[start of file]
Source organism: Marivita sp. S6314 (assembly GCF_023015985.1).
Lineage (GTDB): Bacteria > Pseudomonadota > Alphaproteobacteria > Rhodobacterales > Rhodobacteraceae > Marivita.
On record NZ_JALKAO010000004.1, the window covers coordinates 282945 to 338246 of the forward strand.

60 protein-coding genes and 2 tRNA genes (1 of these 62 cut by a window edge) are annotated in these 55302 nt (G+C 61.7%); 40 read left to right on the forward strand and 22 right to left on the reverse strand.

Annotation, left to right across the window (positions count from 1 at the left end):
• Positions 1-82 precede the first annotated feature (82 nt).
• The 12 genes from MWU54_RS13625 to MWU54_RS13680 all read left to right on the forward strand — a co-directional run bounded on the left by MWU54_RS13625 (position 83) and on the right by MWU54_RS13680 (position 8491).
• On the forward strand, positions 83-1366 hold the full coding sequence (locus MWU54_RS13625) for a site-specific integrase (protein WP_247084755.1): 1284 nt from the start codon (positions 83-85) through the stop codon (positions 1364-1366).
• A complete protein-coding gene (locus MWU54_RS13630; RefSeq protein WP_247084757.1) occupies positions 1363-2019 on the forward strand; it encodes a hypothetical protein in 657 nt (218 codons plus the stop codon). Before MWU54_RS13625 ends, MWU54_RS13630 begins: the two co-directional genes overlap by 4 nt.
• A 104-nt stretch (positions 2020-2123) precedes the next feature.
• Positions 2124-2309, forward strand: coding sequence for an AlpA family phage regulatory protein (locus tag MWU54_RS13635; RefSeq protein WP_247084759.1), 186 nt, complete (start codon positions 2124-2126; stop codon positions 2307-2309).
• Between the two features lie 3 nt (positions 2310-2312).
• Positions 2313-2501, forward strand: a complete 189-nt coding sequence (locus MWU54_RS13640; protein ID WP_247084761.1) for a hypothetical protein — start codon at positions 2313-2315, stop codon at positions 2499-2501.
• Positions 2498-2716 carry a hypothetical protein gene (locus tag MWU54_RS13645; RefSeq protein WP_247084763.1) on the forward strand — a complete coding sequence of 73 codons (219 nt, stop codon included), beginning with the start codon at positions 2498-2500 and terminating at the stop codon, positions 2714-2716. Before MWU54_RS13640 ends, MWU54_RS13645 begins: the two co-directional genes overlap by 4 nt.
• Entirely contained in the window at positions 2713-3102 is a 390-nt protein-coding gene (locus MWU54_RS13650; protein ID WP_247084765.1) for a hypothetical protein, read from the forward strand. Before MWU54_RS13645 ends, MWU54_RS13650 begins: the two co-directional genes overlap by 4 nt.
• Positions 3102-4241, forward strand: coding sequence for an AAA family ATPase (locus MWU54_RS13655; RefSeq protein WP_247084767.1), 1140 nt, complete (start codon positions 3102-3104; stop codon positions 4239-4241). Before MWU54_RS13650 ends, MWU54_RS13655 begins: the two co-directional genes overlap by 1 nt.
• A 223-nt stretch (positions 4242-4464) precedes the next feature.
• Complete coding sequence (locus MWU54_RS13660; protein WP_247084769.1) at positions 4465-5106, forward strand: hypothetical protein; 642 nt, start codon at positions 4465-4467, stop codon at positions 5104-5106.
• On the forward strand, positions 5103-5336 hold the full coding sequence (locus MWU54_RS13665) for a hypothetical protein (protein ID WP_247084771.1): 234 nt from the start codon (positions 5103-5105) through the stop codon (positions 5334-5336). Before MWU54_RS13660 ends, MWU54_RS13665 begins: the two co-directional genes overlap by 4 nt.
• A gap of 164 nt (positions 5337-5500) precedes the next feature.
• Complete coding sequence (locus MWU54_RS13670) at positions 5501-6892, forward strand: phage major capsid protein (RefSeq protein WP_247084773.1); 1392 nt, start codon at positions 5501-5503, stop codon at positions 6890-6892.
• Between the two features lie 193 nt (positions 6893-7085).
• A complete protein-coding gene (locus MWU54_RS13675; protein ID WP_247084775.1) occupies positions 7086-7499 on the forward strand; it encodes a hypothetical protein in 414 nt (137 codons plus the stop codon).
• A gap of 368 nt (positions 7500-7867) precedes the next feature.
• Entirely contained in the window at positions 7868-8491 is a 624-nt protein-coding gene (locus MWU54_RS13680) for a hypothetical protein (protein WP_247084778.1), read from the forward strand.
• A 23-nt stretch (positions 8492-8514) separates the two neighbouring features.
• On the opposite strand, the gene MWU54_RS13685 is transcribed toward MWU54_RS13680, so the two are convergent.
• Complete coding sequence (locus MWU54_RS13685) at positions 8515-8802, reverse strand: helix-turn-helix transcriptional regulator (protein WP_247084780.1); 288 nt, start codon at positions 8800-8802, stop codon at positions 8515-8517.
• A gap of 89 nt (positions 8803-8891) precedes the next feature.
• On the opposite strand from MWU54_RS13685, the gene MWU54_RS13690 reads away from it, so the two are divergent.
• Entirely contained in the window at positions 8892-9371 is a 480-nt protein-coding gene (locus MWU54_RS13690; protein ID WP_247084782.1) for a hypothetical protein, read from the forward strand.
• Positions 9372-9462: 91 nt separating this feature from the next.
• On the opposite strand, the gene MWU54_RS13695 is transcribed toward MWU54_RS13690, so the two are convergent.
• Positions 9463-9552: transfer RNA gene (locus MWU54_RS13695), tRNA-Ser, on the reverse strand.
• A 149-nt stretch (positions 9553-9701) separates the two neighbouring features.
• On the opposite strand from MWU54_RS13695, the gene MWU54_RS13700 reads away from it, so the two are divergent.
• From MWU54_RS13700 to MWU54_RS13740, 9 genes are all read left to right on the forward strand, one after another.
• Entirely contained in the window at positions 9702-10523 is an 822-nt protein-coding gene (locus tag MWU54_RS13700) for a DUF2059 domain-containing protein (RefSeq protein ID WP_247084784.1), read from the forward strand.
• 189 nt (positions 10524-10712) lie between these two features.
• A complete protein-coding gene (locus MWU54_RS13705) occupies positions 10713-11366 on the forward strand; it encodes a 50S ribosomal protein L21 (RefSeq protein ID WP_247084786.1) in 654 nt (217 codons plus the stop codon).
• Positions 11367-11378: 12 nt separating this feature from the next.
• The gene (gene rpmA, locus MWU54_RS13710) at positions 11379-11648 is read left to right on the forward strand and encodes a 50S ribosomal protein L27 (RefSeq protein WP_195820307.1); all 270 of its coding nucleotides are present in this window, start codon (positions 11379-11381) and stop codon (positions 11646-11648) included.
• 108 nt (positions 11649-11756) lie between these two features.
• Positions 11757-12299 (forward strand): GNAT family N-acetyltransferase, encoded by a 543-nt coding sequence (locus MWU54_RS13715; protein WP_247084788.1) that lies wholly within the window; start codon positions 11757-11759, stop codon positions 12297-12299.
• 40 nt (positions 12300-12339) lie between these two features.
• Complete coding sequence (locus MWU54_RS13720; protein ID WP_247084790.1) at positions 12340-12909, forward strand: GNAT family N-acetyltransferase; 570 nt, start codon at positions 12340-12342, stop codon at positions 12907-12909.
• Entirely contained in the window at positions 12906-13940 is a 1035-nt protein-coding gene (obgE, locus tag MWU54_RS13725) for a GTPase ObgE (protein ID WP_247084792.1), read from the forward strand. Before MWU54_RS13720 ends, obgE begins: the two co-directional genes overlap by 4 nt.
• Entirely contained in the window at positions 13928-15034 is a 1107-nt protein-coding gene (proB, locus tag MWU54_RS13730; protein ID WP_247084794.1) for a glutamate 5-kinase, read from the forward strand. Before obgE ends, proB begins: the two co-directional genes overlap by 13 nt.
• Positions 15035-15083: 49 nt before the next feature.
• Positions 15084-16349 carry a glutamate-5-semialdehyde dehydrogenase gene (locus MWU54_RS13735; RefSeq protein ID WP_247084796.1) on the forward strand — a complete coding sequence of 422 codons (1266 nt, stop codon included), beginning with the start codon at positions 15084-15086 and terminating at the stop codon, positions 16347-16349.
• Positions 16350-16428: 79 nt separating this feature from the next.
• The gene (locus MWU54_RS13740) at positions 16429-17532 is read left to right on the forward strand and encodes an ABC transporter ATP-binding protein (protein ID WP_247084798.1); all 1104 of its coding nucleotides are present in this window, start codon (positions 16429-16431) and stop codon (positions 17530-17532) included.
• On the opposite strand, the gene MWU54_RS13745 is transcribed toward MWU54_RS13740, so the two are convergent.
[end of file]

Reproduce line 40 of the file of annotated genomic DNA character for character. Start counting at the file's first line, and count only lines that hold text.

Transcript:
• A complete protein-coding gene (locus MWU54_RS13705) occupies positions 10713-11366 on the forward strand; it encodes a 50S ribosomal protein L21 (RefSeq protein ID WP_247084786.1) in 654 nt (217 codons plus the stop codon).